Downtown Loft and Condo Short Sales – Distress Sales Below Market


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Downtown Loft and Condo Short Sales
Distress Sales Below Market

While short sales are currently few and far between in Downtown, they still pop up once in a while when a homeowner has a financial problem on a home that was overpriced when previously purchased.

A short sale can happen any time that a seller needs to sell a home for less than what the seller owes on the property. The lenders must sign off on the sale, which can delay or prevent a successful transaction.

Short sales are not short.  They typically take twice as long as the average sale, or longer.  A few years ago, it was not uncommon for a short sales to take more than 6 months to close.

HOME BUYERS:  Get Downtown Short Sales, Foreclosures and Distressed Lofts in your email as soon as they come onto the market or earlier. Fill out my online form.

HOME SELLERS: Before deciding to do a short sale, consider the following:

  • What is it about your current financial situation that has you considering selling short?
  • Do you know the ramifications of a short sale on your credit report?
  • Do you understand that there is a possibility that the short sale will not relieve your debt obligations?
  • Have you met with a housing counselor, a financial advisor, or an attorney?
  • Have you considered alternatives to a short sale?

Short sales are not for everyone.

Not everyone will qualify for a short sale.  To qualify for a short sale, the following are some of the requirements:

  1. The home must have decreased in market value.
  2. The loan is in default, or will be soon.
  3. The seller must be able to demonstrate a bona fide hardship, such as one of the following:
  • Unemployment
  • Reduced income
  • Business failure
  • Damage to the property
  • Death of a spouse or a wage earner
  • Severe illness/medical emergency
  • Large tax bill
  • Divorce/separation
  • Relocation
  • Military service
  • Mortgage payment adjustment to an unaffordable amount
  • Large debt, no assets, bankruptcy
  • Incarceration

4. The seller has no assets.

Short sellers should then contact a short sale specialist Realtor(R), who may ask some the

Tips and Rules for Short Sales:

  • An O&E (preliminary title report) should be obtained early in the short sale process to determine ownership and encumbrances.
  • In a short sale, the seller must accept and the lender must approve the offer.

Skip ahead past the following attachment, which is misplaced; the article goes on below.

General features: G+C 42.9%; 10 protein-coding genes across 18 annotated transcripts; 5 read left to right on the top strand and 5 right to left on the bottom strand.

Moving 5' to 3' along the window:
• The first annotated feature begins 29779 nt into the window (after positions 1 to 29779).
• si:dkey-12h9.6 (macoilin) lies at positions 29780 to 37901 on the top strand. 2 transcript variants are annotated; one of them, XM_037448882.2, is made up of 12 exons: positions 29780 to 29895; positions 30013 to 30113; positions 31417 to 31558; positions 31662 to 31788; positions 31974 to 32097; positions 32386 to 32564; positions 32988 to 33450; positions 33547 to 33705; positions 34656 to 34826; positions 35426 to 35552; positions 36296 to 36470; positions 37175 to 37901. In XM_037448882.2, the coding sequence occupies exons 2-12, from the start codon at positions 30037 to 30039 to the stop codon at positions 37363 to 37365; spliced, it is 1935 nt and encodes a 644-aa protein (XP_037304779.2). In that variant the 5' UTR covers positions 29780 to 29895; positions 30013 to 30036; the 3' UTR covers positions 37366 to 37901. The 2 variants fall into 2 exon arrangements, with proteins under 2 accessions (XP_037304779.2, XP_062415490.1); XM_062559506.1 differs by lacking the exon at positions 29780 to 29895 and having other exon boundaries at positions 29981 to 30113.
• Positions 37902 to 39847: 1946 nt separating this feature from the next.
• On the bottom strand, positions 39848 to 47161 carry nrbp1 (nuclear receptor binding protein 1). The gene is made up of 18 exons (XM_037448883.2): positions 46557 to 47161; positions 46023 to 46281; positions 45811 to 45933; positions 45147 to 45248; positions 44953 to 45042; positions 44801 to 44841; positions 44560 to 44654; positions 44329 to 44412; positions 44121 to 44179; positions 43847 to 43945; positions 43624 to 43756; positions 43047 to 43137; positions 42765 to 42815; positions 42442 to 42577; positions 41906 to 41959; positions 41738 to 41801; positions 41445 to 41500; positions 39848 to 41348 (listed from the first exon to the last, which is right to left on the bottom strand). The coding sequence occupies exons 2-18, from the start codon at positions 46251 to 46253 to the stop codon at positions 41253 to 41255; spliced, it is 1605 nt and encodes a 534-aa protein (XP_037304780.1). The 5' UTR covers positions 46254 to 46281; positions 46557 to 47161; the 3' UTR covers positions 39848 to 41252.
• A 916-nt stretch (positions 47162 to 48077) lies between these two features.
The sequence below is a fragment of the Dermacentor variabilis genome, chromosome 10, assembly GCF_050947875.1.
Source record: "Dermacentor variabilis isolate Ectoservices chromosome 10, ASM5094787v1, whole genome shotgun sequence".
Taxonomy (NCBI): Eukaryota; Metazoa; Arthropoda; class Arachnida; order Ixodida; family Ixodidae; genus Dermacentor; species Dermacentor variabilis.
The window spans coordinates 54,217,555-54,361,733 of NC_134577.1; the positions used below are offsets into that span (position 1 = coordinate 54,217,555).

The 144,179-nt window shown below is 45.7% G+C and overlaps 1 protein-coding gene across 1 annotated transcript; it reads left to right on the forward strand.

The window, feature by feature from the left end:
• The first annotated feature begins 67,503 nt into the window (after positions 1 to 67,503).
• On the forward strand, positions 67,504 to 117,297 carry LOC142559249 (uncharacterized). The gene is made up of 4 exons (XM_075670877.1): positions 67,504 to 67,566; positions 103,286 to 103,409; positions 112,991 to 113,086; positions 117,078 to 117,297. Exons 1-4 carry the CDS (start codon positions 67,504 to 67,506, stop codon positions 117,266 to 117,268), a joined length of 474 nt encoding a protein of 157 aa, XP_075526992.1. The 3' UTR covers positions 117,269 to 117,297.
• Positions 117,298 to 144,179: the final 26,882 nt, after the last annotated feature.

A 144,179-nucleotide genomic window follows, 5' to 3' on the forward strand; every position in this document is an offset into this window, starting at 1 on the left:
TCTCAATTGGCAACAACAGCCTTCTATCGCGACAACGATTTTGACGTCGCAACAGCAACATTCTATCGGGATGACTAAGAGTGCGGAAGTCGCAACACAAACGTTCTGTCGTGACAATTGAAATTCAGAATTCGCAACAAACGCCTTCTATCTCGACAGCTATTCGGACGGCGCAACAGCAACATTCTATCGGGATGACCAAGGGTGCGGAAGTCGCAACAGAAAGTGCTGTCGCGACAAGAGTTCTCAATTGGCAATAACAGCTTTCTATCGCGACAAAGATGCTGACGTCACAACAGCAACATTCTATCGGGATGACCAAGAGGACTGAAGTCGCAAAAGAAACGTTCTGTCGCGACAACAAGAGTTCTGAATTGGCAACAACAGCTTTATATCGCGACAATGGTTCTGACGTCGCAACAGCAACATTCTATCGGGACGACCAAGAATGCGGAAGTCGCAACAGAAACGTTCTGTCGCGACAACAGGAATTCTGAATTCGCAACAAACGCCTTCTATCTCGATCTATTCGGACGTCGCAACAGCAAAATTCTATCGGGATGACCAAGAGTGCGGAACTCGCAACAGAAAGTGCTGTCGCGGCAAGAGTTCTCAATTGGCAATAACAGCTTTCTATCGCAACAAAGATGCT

• With a short sale, the listing agent will prepare the CMA with the lender in mind.
  • Try to secure your seller’s cooperation in the short sale process early on.
  • Short sale packets should be thorough and in the form the lender wants.
  • The seller’s hardship letter should concisely demonstrate the seller’s financial plight, and how the seller came to be in the current situation.
  • Short sales must be at arm’s length; there can be no undisclosed relationships between any parties to the transaction.
  • When dealing with the lender’s short sale lender it is important to be polite, professional and prompt.
  • After approval is met on a short sale, the parties should do their utmost to meet all terms, including the closing date; failure to do so could cause the lender to retract its approval.
  • Lenders will frequently start foreclosure proceedings even while the short sale request is being evaluated.
  • Even when the lender approves the short sale, it doesn’t mean the seller won’t have to make up the deficiency in the debt repaid.
  • When a lender forgives a short sale seller’s debt, the lender will file a 1099-C, which is a Cancellation of Debt. This could mean the debt will become taxable; sellers should be advised to check with their accountant.
  • There are two main categories of short sales: approved, and third party required, each with different timelines.
  • When evaluating an offer on a short sale, the lender will look most strongly at the buyer’s ability to close.
  • Two types of mortgage fraud are property fraud and fraud for profit.
  • Flopping is a means of artificially lowering the perceived value of a property to purchase it and make a quick profit; it is a form of mortgage fraud.
  • Any transactional funds should appear on the HUD-1; if they do not, it could be mortgage fraud.

Sellers: The first step is to get a free online home evaluation. Fill out my online form.

Copyright © 2014 This free information provided courtesy Corey Chambers, Realtor, Keller Williams Realty, BRE#01889449 We are not necessarily associated with the home owner’s association, seller or developer. For more information, contact (213) 478-0499 or visit Licensed in California. All information provided is deemed reliable but is not guaranteed and should be independently verified. Properties subject to prior sale or rental. This is not a solicitation if buyer or seller is already under contract with another broker.

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